If you are the unfortunate soul charged with creating the chart of accounts for your organization off in a room by yourself, STOP right now! Your financial reports are an important way to tell the story of your organization, and you can’t write that story alone.
The structure of your data file, with the chart of accounts as its backbone, provides the vocabulary, the grammar, and syntax, for all your future financial conversations, so it is important to have all the users of this information at the table. You can’t talk about concepts you don’t have words for.
So – who are these stakeholders, the users of your financial information? They include your staff, your board, your constituents, your funders, and your auditor as well as regulatory agencies like the IRS. Consider what information each of these users will need to see, and make sure you’ve got a way to capture any specific details each of them will need. At the end of the day, all of these stakeholders want to know one of two things: 1) Are you okay? and 2) Are you using your resources wisely to move your mission forward?
The Statement of Position (what the for-profit world calls a Balance Sheet) is a snapshot of your organization at a particular moment in time. This is the “Are we okay?” report. It is made up of three types of accounts: Assets, Liabilities, and Net Assets.
Assets have been described as What You Own: your bank and investment accounts, your receivables, prepaid expenses, and fixed assets. Nonprofits sometimes have several receivable accounts to separate general receivables from pledges and grants, and allowances for doubtful receivables. The prepaid expense account can be confusing, but this is just the place to park expenses that are for a future financial period. A good example of this is that insurance as the policy period and your fiscal year are rarely the same. Fixed assets include any land or buildings you may own, as well as equipment and furniture, less any accrued depreciation.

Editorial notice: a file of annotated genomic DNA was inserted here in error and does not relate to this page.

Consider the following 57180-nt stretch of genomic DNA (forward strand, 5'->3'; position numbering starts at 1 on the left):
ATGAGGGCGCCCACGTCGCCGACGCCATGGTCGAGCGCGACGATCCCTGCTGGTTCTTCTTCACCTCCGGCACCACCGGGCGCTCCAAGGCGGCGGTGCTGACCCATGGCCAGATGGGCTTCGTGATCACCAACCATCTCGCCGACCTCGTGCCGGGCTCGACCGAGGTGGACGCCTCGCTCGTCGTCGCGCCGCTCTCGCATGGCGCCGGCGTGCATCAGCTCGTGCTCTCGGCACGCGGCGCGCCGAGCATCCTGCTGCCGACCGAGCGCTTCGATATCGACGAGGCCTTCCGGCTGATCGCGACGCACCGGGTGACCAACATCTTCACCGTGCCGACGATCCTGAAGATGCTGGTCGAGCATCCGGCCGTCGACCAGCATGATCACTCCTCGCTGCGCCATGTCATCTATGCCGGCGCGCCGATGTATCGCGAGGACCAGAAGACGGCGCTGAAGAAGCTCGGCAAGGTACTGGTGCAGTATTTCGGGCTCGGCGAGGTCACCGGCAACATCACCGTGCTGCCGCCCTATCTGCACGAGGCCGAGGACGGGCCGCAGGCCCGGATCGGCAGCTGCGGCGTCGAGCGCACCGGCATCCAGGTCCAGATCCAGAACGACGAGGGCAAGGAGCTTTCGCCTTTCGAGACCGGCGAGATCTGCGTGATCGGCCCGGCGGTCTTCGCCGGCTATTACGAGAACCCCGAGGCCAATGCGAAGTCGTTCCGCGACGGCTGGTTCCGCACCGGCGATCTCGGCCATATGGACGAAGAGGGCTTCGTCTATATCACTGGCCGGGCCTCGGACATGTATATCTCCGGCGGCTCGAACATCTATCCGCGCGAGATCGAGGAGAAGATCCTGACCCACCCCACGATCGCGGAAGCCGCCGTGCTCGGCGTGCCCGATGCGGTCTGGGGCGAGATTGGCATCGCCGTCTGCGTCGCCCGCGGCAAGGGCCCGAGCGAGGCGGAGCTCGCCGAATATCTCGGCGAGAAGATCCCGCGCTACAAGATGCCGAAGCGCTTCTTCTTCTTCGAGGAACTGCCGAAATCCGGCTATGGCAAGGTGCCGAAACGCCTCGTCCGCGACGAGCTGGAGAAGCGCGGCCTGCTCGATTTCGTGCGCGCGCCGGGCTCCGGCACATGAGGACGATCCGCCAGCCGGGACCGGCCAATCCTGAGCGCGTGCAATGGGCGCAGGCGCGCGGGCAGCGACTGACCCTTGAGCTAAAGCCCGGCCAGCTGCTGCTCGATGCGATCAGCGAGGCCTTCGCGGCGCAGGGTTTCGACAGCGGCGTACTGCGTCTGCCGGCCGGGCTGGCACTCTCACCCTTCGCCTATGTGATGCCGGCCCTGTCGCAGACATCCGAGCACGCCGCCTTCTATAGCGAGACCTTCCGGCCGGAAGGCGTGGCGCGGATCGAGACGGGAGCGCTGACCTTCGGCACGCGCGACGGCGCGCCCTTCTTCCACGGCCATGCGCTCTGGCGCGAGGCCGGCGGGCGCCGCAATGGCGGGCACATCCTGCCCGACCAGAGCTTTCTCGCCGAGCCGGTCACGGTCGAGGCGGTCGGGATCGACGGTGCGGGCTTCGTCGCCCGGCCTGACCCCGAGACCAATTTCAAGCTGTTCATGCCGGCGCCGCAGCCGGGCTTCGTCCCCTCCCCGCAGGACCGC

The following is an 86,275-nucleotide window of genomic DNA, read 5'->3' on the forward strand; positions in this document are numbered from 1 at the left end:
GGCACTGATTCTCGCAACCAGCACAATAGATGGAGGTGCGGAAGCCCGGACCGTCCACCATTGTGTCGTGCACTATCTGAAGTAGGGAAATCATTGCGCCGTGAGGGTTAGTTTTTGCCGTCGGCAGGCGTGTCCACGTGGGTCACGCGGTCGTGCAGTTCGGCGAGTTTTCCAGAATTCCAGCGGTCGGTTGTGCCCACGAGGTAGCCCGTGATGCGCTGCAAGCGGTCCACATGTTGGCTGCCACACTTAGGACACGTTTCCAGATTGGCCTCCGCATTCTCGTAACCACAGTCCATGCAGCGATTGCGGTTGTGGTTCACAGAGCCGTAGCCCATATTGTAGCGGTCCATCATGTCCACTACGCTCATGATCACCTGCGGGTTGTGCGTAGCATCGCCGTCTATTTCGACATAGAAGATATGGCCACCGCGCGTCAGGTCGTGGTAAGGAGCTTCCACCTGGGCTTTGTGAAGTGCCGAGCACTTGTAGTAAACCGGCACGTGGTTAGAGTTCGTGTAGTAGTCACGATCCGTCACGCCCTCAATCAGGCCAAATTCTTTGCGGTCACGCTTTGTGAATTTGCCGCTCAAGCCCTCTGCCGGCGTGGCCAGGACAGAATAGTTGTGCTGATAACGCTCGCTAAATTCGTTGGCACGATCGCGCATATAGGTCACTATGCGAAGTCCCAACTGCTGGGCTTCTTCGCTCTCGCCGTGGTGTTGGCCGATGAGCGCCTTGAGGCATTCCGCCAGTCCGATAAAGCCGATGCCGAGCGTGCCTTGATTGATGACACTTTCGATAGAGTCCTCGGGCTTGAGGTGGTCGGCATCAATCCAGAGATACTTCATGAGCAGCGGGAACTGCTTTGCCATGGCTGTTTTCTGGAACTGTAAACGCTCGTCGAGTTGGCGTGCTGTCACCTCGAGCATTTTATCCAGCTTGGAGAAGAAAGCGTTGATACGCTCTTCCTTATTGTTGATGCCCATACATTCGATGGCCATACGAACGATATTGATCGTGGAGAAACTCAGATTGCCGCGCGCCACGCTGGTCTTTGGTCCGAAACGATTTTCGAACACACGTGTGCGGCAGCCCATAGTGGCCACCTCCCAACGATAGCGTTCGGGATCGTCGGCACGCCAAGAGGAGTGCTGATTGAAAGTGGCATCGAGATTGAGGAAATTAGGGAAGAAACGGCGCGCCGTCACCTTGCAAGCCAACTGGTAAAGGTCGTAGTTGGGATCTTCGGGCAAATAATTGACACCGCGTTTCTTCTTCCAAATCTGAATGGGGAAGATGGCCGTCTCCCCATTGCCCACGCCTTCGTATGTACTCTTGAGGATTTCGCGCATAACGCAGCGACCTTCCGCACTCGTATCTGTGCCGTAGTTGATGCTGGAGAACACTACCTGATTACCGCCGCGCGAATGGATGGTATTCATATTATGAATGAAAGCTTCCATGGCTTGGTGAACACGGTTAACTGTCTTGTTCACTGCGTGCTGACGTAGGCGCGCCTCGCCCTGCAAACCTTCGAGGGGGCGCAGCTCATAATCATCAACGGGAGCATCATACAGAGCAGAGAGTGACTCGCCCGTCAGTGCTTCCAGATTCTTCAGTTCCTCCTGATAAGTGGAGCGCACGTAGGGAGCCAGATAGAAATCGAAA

Liabilities are What You Owe: accounts payable, credit cards, loans or lines of credit, as well as deferred revenue. Deferred revenue is the yin to prepaid expenses yang: this is money you’ve received for work you haven’t done yet – advances on government contracts, admissions to next year’s conference, tickets sold for next season’s productions. In order to be considered deferred revenue, it has to be something you will eventually earn. (This is NOT The place to track restricted contributions, which should be shown as income even if the restrictions have not been met.
And finally, Net Assets are what is left over when you subtract your liabilities from your assets. They come in three (soon to be two) flavors: unrestricted, temporarily restricted, and permanently restricted. New rules taking effect in December 2017 will condense these into just two: net assets WITH donor restrictions, and net assets WITHOUT. This will help clarify that it is the donor, and only the donor, who can put a restriction on a contribution.
If I’m reading your financial statements and want to know if you’re okay, it helps to know how much of your unrestricted net assets are locked up in STUFF (your net fixed assets less any loans you took out to pay for them) and what is actually Available for Operating, so I like to create sub-accounts to spell that out.
The second primary report is the Statement of Activities (also known as the Income Statement, or Profit and Loss), and as the name implies it shows your activity over a given period of time. This is the “Are we using our resources wisely?” report, and is the one your staff and board probably budget against and look at most often. It is made up of two types of accounts, Income and Expenses. (There might also be a third type, Cost of Goods Sold, but it is less commonly used for nonprofits.)